A new study in mice suggests that gene therapy may one day be a viable treatment for Alport syndrome, an inherited disease that leads to kidney failure.
Washington University in St. Louis has awarded five Bear Cub fund grants totaling $190,000 to support innovative research that has shown commercial potential. Jerry Morrissey (right), PhD, received one of the grants to develop rapid tests for the early development of kidney cancer.
Giving children intravenous fluids early in the course of an E. coli O157:H7 infection appears to lower the odds of developing severe kidney failure, according to Christina Ahn Hickey, MD, and other researchers at Washington University School of Medicine in St. Louis and other institutions.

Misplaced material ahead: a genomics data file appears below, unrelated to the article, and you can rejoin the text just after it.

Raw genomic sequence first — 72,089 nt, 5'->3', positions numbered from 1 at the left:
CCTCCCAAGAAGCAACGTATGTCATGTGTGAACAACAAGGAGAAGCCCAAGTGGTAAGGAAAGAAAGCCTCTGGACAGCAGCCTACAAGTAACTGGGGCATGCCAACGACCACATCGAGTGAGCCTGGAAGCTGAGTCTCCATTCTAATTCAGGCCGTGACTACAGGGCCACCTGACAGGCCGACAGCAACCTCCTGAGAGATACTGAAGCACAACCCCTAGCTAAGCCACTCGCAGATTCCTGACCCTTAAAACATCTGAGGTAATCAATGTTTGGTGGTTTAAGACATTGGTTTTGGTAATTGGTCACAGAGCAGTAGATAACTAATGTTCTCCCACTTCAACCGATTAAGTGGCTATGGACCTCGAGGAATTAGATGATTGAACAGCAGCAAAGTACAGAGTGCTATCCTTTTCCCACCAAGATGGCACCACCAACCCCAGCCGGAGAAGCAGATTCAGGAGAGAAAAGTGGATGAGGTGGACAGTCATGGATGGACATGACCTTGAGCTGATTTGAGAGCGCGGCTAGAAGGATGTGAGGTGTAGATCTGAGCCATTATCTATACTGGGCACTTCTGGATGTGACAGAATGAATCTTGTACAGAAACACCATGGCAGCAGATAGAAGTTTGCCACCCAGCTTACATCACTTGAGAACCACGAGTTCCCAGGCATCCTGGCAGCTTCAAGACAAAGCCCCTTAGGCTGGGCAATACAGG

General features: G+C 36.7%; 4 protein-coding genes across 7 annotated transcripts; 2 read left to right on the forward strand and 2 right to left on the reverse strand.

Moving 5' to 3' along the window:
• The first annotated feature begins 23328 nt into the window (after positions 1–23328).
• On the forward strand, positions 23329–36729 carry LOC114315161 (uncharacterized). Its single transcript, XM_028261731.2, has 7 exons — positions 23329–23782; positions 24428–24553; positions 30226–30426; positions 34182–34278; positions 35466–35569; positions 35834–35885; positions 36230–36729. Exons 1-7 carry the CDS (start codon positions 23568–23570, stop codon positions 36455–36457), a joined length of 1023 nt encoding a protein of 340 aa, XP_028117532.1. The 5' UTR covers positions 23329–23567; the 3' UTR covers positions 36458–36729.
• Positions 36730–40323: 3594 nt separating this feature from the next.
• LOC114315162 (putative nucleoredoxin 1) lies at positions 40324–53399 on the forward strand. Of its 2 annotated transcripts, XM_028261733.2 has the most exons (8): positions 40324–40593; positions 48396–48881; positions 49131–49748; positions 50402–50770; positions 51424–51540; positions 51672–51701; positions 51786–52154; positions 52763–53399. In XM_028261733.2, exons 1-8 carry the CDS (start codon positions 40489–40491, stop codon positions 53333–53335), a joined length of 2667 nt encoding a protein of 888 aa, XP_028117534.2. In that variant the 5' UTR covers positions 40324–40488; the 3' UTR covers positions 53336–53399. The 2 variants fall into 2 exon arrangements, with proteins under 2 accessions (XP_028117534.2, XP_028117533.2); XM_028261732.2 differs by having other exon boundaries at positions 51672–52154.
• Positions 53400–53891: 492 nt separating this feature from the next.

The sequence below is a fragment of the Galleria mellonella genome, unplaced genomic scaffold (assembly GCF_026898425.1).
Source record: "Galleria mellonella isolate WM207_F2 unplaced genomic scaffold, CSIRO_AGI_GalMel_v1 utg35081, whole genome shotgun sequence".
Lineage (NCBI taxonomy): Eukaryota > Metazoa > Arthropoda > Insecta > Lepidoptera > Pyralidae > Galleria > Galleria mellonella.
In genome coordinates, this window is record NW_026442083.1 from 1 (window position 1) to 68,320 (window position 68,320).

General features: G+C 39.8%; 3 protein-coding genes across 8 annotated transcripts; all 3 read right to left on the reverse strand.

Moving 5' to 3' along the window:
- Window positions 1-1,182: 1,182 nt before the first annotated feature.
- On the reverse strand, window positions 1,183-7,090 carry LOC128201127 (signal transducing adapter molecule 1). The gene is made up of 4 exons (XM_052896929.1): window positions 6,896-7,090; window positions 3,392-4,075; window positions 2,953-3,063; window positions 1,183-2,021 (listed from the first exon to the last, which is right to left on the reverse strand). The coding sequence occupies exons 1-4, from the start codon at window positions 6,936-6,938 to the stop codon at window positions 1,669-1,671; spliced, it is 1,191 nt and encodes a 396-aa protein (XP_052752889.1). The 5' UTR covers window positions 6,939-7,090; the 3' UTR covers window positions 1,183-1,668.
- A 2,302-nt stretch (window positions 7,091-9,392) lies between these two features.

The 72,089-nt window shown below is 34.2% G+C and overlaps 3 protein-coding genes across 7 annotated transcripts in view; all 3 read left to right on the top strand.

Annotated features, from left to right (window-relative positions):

Red blood cells damaged by inflammation caused by food poisoning.A protein that helps keep immune system cells from mistakenly swallowing and destroying healthy cells has been linked to an inherited disorder with symptoms similar to severe food poisoning, according to researchers at the Washington University School of Medicine and the University of Newcastle in the United Kingdom. John Atkinson, M.D., the Samuel Grant Professor of Medicine at Washington University School of Medicine in St. Louis, says the results make it possible to genetically screen patients for one form of atypical hemolytic uremic syndrome (HUS), a rare but potentially life-threatening condition linked to excessive cell damage, blood clots and kidney failure. Normal HUS, often in the headlines because of food-related outbreaks, is caused by consumption of a toxic form of the bacteria E. coli.